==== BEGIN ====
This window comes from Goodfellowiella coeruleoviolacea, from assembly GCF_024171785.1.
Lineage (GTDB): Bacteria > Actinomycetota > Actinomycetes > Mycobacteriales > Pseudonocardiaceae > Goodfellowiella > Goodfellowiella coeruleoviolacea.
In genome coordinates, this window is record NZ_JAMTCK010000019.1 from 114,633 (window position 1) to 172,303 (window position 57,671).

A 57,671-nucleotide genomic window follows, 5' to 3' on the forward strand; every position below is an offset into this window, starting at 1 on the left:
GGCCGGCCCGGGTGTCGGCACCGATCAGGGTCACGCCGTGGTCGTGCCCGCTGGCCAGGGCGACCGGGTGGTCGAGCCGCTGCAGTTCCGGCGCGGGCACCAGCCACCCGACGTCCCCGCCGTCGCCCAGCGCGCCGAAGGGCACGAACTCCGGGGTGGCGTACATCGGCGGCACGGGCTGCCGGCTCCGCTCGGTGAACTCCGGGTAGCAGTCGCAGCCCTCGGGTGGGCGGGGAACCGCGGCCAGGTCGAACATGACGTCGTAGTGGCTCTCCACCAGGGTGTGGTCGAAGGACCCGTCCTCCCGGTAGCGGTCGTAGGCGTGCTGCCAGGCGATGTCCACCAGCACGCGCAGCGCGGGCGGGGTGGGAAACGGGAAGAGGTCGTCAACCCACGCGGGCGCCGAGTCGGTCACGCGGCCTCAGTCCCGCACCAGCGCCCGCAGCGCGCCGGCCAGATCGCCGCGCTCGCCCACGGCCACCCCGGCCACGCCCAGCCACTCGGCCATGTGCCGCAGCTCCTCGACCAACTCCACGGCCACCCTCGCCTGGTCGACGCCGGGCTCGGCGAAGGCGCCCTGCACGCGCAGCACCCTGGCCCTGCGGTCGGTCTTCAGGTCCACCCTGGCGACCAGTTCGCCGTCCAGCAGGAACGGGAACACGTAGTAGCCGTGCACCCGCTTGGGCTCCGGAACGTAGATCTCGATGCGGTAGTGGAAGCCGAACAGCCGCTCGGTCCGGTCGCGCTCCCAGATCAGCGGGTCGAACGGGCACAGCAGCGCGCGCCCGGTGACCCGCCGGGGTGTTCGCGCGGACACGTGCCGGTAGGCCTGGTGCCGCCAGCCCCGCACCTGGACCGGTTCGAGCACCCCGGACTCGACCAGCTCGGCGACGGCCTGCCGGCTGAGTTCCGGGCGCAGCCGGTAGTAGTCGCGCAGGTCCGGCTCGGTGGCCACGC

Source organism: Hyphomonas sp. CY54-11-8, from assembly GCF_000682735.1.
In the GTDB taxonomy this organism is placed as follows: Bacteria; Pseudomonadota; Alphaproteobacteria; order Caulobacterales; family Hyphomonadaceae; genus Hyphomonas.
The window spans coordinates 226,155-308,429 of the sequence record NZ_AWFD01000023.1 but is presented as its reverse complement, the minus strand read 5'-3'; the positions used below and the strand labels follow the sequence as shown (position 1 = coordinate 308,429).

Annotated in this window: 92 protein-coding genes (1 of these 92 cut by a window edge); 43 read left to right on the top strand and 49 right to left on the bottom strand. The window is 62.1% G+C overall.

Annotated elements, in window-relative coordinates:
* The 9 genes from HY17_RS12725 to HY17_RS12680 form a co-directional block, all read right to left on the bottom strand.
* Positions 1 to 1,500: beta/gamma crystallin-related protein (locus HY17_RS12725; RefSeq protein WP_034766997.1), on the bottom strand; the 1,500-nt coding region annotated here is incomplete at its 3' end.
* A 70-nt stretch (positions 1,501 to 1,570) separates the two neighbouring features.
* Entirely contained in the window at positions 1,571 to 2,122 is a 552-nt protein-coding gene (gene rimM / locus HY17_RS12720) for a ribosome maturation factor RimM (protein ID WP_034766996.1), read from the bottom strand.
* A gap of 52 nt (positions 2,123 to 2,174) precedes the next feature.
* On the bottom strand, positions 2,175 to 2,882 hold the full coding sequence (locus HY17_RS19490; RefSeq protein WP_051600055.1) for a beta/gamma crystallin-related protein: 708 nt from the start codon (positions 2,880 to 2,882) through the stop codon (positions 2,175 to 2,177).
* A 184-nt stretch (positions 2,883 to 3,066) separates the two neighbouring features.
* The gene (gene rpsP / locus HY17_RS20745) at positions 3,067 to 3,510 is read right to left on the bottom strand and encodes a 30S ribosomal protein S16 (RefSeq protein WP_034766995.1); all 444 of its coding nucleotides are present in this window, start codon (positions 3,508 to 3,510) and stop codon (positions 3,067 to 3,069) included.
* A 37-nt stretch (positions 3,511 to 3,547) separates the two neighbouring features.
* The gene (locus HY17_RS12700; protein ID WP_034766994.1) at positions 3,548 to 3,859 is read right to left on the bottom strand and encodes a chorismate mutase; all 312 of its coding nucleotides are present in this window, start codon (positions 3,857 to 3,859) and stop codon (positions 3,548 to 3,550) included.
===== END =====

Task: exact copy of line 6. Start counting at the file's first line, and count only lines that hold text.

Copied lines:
Source organism: Hyphomonas sp. CY54-11-8, from assembly GCF_000682735.1.